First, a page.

This year's drop was concentrated at Mountain View High School, which lost nearly 100 students, while Los Altos High School stayed roughly the same. Alta Vista, the district's alternative school, increased from 62 to 69 students.

Even with the decrease at Mountain View High, it's still slightly larger than Los Altos. Mountain View has 2,220 students this school year, compared to 2,141 at Los Altos.

MVLA saw its share of socioeconomically disadvantaged students increase this school year from 15.4% of the student body to 17%. Those learning English also increased from 6.3% to 7.3% of the district. Homeless students increased from 1.2% to 1.4%, but are a relatively small number overall, totalling 61 students this school year.

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Zoe Morgan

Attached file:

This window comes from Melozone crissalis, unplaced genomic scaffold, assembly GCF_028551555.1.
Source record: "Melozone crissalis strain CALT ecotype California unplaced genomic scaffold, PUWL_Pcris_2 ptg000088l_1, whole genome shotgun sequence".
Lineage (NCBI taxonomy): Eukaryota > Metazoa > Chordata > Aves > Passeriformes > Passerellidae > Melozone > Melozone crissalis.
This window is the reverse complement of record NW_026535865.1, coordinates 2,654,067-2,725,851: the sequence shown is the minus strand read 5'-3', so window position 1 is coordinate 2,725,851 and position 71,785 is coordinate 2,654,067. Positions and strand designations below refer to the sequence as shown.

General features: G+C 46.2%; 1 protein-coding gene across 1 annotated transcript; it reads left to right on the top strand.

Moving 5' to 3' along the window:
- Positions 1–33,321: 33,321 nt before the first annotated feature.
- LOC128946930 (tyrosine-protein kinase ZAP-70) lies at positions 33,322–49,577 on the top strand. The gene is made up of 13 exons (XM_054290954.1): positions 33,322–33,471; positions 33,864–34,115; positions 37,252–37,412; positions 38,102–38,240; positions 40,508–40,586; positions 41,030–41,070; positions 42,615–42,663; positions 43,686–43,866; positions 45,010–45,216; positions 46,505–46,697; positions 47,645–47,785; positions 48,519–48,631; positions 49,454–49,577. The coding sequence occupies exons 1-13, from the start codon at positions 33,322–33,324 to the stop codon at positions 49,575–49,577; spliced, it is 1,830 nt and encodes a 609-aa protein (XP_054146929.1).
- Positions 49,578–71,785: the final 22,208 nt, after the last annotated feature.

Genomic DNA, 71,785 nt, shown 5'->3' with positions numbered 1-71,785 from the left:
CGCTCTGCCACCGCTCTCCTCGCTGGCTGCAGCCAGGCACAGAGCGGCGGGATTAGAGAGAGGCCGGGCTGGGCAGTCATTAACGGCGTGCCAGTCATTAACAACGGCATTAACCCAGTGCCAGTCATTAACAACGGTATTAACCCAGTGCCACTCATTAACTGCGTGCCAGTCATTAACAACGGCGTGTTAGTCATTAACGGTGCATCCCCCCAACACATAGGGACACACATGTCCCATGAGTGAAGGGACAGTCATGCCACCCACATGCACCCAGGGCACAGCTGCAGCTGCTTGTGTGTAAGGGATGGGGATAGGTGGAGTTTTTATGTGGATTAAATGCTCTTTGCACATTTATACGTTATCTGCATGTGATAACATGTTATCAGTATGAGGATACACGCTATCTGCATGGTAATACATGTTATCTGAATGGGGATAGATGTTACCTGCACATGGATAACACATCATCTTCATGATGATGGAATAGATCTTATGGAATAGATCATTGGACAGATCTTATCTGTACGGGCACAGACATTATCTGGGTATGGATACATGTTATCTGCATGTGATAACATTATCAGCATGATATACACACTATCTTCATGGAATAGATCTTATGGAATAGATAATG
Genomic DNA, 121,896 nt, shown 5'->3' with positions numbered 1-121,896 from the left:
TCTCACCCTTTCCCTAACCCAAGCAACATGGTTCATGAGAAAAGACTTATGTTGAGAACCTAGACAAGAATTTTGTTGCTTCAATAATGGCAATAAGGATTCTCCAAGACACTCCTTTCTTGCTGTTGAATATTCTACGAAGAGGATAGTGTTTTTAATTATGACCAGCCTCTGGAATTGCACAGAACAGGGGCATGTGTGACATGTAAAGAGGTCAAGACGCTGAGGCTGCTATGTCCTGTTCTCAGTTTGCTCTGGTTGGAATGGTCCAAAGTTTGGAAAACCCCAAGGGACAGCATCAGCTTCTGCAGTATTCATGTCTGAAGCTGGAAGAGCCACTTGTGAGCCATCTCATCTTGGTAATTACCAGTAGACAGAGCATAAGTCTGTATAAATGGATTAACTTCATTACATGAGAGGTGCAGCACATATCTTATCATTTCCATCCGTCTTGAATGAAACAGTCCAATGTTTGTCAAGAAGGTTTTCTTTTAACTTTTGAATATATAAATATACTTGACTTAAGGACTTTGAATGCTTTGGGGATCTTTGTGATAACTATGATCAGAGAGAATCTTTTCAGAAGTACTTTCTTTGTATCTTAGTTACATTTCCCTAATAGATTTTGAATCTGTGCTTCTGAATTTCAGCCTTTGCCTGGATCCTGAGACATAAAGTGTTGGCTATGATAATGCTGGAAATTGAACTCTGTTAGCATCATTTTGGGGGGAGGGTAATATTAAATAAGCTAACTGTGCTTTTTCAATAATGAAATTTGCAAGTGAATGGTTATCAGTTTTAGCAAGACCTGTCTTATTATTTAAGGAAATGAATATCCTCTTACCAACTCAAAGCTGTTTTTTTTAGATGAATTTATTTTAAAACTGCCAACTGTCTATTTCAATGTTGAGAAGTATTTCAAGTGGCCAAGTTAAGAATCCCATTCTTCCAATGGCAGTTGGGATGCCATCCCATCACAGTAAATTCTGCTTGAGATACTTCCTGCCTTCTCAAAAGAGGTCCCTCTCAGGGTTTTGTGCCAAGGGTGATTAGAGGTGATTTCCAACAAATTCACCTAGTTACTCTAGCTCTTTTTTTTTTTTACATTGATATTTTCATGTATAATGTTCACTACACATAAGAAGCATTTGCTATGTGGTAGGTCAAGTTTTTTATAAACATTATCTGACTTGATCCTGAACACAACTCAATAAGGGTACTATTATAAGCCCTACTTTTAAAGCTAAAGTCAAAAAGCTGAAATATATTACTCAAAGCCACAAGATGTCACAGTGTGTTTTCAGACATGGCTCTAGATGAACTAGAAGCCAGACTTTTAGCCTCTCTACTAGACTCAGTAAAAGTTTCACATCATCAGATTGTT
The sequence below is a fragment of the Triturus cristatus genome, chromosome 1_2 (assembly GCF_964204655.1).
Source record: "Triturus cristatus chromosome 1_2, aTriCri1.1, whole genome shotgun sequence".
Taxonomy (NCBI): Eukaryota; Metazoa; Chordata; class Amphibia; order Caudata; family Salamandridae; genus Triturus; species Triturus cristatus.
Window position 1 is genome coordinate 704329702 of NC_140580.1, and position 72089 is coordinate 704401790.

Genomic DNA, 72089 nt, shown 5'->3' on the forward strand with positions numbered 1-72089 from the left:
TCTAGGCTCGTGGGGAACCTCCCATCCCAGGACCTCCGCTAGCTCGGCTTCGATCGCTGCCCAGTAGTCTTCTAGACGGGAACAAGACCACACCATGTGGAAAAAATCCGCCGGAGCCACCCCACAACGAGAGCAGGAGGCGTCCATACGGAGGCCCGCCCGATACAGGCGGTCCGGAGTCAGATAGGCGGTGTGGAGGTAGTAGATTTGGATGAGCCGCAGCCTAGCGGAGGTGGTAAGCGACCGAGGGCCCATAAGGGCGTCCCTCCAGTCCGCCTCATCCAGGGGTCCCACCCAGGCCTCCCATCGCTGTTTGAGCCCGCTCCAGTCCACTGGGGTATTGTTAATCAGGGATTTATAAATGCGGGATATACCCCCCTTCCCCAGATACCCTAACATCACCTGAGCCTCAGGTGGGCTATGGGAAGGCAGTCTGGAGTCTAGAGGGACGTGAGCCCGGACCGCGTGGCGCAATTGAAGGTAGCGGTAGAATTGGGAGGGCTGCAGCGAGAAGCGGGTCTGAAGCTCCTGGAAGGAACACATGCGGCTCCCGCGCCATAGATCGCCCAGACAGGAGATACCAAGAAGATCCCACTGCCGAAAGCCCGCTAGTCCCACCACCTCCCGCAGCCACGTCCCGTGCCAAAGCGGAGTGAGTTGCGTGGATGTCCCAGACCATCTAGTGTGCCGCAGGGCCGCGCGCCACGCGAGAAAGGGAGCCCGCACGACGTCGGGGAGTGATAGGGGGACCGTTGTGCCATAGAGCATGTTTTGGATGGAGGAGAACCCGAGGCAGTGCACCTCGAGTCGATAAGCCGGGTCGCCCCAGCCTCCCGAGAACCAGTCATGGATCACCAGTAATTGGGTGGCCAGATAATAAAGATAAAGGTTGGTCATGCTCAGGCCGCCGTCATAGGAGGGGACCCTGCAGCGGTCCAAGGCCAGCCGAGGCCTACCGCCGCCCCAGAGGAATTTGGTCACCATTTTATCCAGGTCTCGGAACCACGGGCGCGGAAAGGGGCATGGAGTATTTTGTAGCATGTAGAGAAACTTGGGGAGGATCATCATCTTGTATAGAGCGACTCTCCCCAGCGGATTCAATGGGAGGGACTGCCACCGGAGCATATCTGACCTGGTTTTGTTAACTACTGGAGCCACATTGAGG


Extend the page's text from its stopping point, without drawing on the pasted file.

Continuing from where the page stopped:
Zoe Morgan covers education, youth and families for the Mountain View Voice and Palo Alto Weekly / PaloAltoOnline.com, with a focus on using data to tell compelling stories. A Mountain View native, she has previous experience as an education reporter in both California and Oregon. Read more >>

Follow Mountain View Voice Online on Twitter @mvvoice, Facebook and on Instagram @mvvoice for breaking news, local events, photos, videos and more.

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Enrollment stabilizes for Mountain View Whisman this school year after recent declines

Newly released data gives look at public school enrollment this fall

by / Mountain View Voice

Uploaded: Thu, Apr 6, 2023, 3:58 pm